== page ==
While I was busy stripping and repainting Old Mother Hubbard’s doors, Eric had his own project going in our mudroom. (We never call it “the mudroom,” even though that’s what a Realtor would call it. In our parlance, it’s “the back hall.”)
This room started as a covered back porch. It may have had half walls, and probably a corner post. As I imagine it, it was a charming spot to look out over the backyard, and part of me wishes it was still a porch. I assume it was enclosed as part of the kitchen’s 1940s remodel. Now, it’s the laundry room, and I find it exceedingly charming NOT to have to go downstairs to do laundry. If I had to do laundry in the basement (like my mom did when I was a kid), I would simply throw out my dirty clothes every week and buy new ones.
The back hall is part of the kitchen project because it’s been torn up a bit due to installation of our new electrical panel, and it shares flooring and paint treatments with the kitchen. A couple of years ago I painted it egg-yolk yellow with white trim. That’s when I realized I’d have to tone down the yellow to a buttercream for the kitchen.
Eric had to take the interior wall down to the studs to have the new panel installed.
When you last saw the back hall we were having the linoleum installed. Here, you can see the wall on the right has been sheathed with plywood.
Up in the first photo, you can see some of the house’s original cedar shingles. I want the two original exterior porch walls to be shingled once again as a nod to the room’s past. (I plan to paint them the same color as the house’s exterior to complete the effect.) Eric indulged me by patiently sanding, cutting, and applying shingles to match the original three-over-seven (inch) courses. Then he created a beautiful frame around the electrical panel to match the trim throughout our house. We’ll have to produce some sort of art piece to fit inside the frame to cover the panel.
With the wall completed, the real fun began. I bought my washer and dryer a few years ago. I was tempted to buy pedestals with drawers to go underneath them, but I didn’t feel like paying and additional $500 for the set. Instead, Eric built a platform with drawers underneath, and it worked quite well, except for one disadvantage: If we needed to move the appliances, the big single platform was difficult to contend with. I had to make up my mind—did I want to invest in pedestals at last, or should we simply put a counter over the washer and dryer? I decided I want the storage that the pedestals offer … and my old back doesn’t want to bend so far to scoop clothes out of the dryer. Off to Sears we went to track down matching pedestals.
WARNING: If you’re buying a washer and dryer set and are considering buying pedestals, bite the bullet and spend the damned money NOW, because for no good reason other than to annoy their customers, manufacturers change the footprint of their appliances every year. My W&D are from 2008 (eons ago), and while the salesman didn’t exactly laugh at our request, an online search turned up one used pedestal on Craigslist … in Wyoming. Rats! (That’s not really what I said, but it is a four-letter word.)
I had nearly given up on the pedestal idea when I spied two Samsung pedestals at Lowe’s for a mere $199 apiece. They were plain white and looked just fine. How much different could they be? If our washer’s feet didn’t fit in the right spot, Eric could just remove the attachment hardware, couldn’t he? Yeah, sure.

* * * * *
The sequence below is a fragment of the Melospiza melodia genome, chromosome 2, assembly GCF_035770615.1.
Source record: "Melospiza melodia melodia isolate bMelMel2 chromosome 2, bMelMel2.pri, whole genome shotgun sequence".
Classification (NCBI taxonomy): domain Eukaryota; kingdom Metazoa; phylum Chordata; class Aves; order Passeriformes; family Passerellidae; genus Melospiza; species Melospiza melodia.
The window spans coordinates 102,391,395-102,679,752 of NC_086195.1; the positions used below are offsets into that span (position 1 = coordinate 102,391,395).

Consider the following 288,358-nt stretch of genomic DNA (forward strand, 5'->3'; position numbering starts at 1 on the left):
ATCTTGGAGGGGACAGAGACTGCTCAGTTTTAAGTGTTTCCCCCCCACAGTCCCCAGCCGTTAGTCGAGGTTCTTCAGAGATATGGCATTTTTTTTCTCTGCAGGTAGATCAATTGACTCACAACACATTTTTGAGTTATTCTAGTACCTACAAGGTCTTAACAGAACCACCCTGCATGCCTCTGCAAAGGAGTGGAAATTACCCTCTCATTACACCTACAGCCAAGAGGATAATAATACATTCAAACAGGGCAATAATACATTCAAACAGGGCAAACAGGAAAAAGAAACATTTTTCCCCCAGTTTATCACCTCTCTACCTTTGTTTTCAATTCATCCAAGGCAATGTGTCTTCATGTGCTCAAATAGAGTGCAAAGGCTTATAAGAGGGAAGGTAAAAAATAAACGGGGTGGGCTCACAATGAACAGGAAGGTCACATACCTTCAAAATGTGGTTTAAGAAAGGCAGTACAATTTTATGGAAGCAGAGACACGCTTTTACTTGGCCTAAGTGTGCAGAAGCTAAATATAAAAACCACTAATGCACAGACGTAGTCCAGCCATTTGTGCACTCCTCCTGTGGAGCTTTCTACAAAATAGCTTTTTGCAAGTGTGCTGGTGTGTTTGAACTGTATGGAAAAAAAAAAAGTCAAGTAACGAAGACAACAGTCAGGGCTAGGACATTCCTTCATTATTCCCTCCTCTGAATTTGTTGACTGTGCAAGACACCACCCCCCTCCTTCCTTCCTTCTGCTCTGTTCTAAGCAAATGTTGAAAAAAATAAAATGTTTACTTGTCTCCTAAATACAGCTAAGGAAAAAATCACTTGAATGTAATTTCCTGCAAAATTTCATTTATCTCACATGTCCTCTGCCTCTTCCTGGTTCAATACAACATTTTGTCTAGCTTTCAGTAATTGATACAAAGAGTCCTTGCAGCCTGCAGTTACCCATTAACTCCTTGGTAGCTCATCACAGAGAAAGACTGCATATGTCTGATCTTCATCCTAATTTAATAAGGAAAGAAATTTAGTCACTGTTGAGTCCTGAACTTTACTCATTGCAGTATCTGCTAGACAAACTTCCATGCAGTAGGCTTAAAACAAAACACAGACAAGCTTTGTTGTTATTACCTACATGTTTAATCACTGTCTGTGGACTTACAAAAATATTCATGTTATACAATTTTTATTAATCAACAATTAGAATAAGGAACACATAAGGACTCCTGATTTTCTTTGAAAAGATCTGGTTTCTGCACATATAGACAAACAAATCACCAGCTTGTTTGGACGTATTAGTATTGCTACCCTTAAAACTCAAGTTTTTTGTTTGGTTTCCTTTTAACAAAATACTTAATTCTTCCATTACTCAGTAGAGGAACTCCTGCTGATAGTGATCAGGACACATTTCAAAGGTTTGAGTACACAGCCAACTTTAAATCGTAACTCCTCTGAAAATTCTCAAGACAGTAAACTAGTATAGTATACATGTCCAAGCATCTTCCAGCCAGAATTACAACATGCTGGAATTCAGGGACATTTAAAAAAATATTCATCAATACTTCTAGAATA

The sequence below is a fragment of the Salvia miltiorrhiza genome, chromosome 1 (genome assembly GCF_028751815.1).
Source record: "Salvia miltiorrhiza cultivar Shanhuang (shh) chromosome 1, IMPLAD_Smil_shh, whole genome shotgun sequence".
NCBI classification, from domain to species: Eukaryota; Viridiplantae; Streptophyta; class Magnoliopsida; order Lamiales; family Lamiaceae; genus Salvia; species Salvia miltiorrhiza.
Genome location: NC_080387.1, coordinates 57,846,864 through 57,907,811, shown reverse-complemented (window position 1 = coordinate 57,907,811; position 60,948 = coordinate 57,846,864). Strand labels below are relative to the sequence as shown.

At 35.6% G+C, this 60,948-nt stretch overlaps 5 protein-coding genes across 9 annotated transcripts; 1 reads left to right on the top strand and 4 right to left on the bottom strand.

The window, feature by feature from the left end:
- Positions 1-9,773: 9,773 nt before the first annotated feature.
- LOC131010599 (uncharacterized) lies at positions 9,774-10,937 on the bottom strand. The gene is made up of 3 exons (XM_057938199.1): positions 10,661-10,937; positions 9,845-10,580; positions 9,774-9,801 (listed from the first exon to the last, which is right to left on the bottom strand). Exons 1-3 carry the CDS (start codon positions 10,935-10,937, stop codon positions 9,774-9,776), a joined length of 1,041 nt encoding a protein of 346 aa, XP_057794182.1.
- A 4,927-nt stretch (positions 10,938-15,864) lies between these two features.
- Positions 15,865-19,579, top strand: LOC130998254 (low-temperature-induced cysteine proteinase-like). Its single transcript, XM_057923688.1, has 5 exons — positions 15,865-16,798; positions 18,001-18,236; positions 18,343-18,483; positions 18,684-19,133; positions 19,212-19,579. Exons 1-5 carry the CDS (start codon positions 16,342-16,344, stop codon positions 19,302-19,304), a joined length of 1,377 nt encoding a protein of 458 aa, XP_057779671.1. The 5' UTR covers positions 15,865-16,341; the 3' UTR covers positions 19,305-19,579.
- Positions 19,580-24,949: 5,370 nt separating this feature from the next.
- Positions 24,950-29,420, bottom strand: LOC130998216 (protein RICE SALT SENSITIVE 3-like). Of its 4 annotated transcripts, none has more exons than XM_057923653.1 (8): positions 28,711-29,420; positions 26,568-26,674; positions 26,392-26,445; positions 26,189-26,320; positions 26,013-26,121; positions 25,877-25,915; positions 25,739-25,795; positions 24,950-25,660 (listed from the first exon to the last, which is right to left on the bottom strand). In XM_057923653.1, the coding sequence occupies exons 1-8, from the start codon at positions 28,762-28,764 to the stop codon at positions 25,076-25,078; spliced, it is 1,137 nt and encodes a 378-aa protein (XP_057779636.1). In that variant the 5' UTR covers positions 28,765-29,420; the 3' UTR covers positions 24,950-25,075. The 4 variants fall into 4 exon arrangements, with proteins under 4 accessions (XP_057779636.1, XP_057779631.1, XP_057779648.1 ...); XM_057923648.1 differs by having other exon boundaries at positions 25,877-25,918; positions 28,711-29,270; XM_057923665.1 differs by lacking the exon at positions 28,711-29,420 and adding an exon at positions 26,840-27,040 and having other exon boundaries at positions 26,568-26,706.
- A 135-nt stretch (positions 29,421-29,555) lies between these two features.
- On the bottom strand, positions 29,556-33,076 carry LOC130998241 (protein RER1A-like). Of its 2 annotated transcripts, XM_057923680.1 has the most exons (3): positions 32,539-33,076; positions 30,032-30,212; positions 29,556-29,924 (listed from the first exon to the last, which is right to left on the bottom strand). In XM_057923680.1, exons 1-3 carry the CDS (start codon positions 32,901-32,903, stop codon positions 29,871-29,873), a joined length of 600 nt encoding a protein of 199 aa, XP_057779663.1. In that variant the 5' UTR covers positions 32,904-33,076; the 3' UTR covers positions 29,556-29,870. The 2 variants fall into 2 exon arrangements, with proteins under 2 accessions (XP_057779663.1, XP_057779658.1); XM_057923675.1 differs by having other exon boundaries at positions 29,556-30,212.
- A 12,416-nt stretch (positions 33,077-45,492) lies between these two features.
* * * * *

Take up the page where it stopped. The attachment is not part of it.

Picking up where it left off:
Duke was concerned about the dryer taking up his usual kitchen-island spot, but pleased that a blanket appeared on the floor.
Eric didn’t have much trouble making new attachments for the dryer, and hefted it solo onto the pedestal (lifting a dryer singlehandedly amazes me). But the washer, which weighs a ton, was a totally different story. First, we attempted to muscle it up a steep plywood ramp. Nope. We didn’t have enough maneuvering room in the tight back hall, so we used the ramp to ease the washer over the threshold and into the kitchen.
I am no longer of much use when it comes to lifting heavy objects, so we teamed up: Eric lifted one end of the washer at a time while I stuffed random objects underneath. Paint cans. A 4×4. Isn’t this how you would lift a washer?
At this point I must have blacked out, because I have no memory of how we finally got the washer onto the pedestal, but it happened. Then, once it was attached, we had to get the whole thing back into the back hall. I remember being told to push (kind of like childbirth??), but I was wearing bedroom slippers on linoleum, and the washer pushed me. In the end, Eric persevered. I don’t know what we’d do if he weren’t so strong!
We immediately threw in a load of laundry. Several minutes later during its spin cycle, the washer was rockin’ and rollin’ on its new pedestal, dancing like it was in an old Mickey Mouse cartoon. We had left the little felt scooter disks under the pedestal! And they are still there.
So here’s where it stands: The washer sits slightly higher than the dryer because, unlike the dryer, its feet do not fit the pedestal hardware. Eric substituted two pieces of plywood for the original hardware. He’s going to replace the plywood with thinner metal … but that means dragging the machine back out and lifting it off and back on again. Eric says he needs a stronger wife. I plan to be out of town that day.
Our shy tuxedo, Fred, says “Heh-woe” from his dryer-top aerie. Yes, the kitties really do rule the roost around here.